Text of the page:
The blood samples may be blood plasma and/or extracts from blood cells. The urine samples may be fresh urine samples, or extracts from urine. The apparatus used may include either an incoherent light source, such as a lamp, or a coherent light source, such as a laser. The excitation wavelength may be determined by an interference filter, a notch filter, or a grating. The emission intensity may be detected by a photodiode, photomultiplier tube, or CCD array.

The present inventors have discovered that the method for cancer detection by optical analysis of body fluids can particularly be used to detect the presence of lung cancer, including identifying early malignant and advanced malignancy stages, and for screening individuals, e.g., heavy smokers, who are at risk for developing lung cancer or in pre-malignant stages. This has become possible through the present inventors' discovery of fluorescent intensity bands particularly characteristic of lung cancer, which the inventors have assigned to elastin, collagen, and or pyridoxine, and to a method of determining the significance of these bands in combination with the intensities assigned to the other biomarkers listed above.

These and other features of the present invention will become readily apparent upon further review of the following specification and drawings.

BRIEF DESCRIPTION OF THE DRAWINGS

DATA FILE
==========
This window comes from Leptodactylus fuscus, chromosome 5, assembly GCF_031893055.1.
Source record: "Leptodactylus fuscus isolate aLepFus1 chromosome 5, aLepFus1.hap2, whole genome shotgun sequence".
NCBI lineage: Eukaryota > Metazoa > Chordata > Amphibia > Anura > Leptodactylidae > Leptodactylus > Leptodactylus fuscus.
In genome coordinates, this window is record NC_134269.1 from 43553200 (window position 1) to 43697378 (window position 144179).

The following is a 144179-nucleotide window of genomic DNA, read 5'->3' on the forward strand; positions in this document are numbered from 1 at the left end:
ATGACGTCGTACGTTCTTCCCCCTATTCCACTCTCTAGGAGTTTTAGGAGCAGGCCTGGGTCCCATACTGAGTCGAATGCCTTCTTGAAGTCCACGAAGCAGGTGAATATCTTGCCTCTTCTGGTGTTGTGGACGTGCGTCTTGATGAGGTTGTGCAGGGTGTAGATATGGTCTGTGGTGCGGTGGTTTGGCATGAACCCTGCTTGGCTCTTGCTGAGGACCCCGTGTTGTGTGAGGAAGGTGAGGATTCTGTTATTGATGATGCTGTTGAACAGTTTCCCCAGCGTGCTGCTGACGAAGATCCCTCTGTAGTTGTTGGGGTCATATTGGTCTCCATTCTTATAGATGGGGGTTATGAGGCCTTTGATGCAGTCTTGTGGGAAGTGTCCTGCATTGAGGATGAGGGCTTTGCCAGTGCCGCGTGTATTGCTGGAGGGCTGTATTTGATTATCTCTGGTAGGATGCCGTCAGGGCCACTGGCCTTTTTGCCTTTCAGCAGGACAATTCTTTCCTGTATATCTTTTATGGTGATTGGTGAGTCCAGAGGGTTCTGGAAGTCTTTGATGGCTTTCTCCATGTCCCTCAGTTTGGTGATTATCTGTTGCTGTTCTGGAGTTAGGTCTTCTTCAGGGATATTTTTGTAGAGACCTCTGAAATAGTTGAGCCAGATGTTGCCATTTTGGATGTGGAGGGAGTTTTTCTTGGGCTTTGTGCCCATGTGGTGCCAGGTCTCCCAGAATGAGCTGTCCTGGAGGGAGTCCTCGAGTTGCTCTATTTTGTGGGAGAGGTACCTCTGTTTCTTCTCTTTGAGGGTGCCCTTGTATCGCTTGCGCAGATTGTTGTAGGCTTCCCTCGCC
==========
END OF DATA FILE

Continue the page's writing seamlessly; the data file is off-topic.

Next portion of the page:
FIG. 1 shows the fluorescent emission spectrum at an excitation wavelength of 400 nm of a sample extract of the formed elements of blood of a healthy person.

FIG. 2 shows the fluorescent emission spectra at an excitation wavelength of 400 nm of a sample extract of the formed elements of blood of a diseased lung cancer patient (advanced stage).

FIG. 3 shows a histogram or bar chart showing the relative ratios of the fluorescence emission spectra intensity of neutral porphyrin to anionic porphyrin (I630/I585) for healthy persons, persons at high risk for cancer, persons in early malignancy, and persons in advanced stage of malignancy.

FIG. 4 shows the fluorescence emission spectra at an excitation wavelength of 400 nm of the urine sample of a lung cancer patient compared to that of a healthy subject.

FIG. 5 shows the synchronous spectra (SS) with an offset of 70 nm of blood plasma samples for a healthy subject, a breast cancer patient and a lung cancer patient.

FIG. 6 shows the synchronous spectra with an offset of 70 nm of blood plasma samples for an early malignant stage lung cancer patient and an advanced stage lung cancer patient.